Heavy snow, the Armistice Day storm, and shipwrecks top the list of Michigan weather events on this day in history. From the National Weather Service archives here are the events that happened on Nov. 11.
During a gale 1852, the wood brig, two mast E.H. Scott was reported ashore on Washington Island, Wis. in Washington Harbor in the bay of Green Bay. The ship was a total loss.
In 1857, the wood freighter City of Superior, while carrying miscellaneous household goods and livestock, was blinded by a blizzard and ran ashore at full speed at the mouth of Copper Harbor on Lake Superior, tearing her bottom out. She broke up in the gale the same night. Most of her freight was saved.
A gale set in at Ontonagon in 1883. Heavy snow fell and ice formed on the Ontonagon River. Temperatures remained cold.
In 1911, a tornado outbreak strikes the Midwest, killing more than a dozen people. Nine people are killed as a violent tornado hits Janesville, Wis. Within an hour, survivors of the storm were digging out in near-blizzard conditions with zero degree temperatures. In Michigan, a tornado kills two people and injures 21 others as it destroys five factories and 21 homes in the northern part of Owosso in Shiawassee County. Another tornado hits southeast of Battle Creek in Calhoun County, leveling barns and taking the roofs off homes. A tornado near Kingsland in Eaton County kills cattle and horses.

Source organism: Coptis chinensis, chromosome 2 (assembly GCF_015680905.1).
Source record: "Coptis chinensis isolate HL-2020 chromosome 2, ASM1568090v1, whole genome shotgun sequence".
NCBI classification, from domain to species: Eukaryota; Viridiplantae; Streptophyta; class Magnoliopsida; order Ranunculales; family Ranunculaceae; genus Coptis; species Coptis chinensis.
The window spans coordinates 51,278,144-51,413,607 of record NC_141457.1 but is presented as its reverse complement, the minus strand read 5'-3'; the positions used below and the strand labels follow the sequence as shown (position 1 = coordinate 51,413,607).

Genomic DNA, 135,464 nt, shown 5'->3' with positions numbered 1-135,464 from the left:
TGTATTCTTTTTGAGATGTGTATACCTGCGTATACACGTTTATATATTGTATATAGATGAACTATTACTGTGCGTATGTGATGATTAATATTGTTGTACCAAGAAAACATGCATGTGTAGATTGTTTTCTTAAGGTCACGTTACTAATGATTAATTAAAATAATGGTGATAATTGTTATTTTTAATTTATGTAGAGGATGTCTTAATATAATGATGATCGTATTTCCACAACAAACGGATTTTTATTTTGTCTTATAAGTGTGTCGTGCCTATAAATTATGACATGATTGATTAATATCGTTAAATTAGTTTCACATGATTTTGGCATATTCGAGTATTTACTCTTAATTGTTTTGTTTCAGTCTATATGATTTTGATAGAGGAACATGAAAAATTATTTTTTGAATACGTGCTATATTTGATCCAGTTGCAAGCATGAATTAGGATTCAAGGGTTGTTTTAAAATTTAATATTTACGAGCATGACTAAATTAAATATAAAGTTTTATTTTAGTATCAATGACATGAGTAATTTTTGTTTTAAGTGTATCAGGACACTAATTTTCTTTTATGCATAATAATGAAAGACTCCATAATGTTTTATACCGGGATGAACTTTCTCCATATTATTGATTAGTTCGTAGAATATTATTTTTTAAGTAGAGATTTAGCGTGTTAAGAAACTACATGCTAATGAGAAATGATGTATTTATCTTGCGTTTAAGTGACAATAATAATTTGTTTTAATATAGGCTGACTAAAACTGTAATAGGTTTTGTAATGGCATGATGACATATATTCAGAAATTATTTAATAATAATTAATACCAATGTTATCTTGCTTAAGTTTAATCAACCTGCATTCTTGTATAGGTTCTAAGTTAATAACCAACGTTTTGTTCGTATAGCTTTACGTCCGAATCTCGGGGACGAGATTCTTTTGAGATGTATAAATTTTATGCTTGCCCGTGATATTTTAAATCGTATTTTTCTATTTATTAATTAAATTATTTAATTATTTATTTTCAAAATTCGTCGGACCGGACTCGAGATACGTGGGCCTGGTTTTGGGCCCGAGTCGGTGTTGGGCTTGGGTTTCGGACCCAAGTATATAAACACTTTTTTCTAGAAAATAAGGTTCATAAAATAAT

Both the Portage Lake Lifesaving Station and the Eagle Harbor lifesaving station rescued the crew of the L.C. Waldo on this day in 1913. Ten crew members were rescued by the Portage Station and the 12 others were rescued by Eagle harbor. The steel bulk freight William Nottingham, while carrying wheat, was caught in the beginning of the inchesBig Storm inches of 1913, she fought the storm for so long that she used up her entire load of bunker coal, then burned up her furniture and wood trim, and lastly her cargo. Finally driven ashore at Sandy Island in eastern Lake Superior. Recovered at huge cost and repaired. Three crew members perished. In another incident, the steel, bulk freight inchesturret steamer inches Turret Chief was upbound, she locked through the Soo before storm warnings were raised. She made it as far as the Keweenaw Peninsula, just west of Copper Harbor, but was driven aground with heavy damage. Thought to be a total loss, but recovered the next year.
On this day in 1933, a snowstorm blanketed all of parts of Lower Michigan with three to five inches of snow. Saginaw reported 5.1 inches Flint had 3.0 inches, Lansing 2.8 inches and Detroit received 3.9 inches of snow.
The fishing tug Donna Marie was carrying fishing gear and herring in 1938. Her crew was pulling nets when they sighted the fish tug Sea Bird approaching. They thought she was coming alongside to compare catches, but in reality her skipper was unable to see Donna Marie because of conditions. She was struck broadside and nearly cut in two. Sea Bird rescued her crew and then took her in tow, but she soon sank in 200 feet of water 15 miles off Duluth six miles offshore in Lake Superior.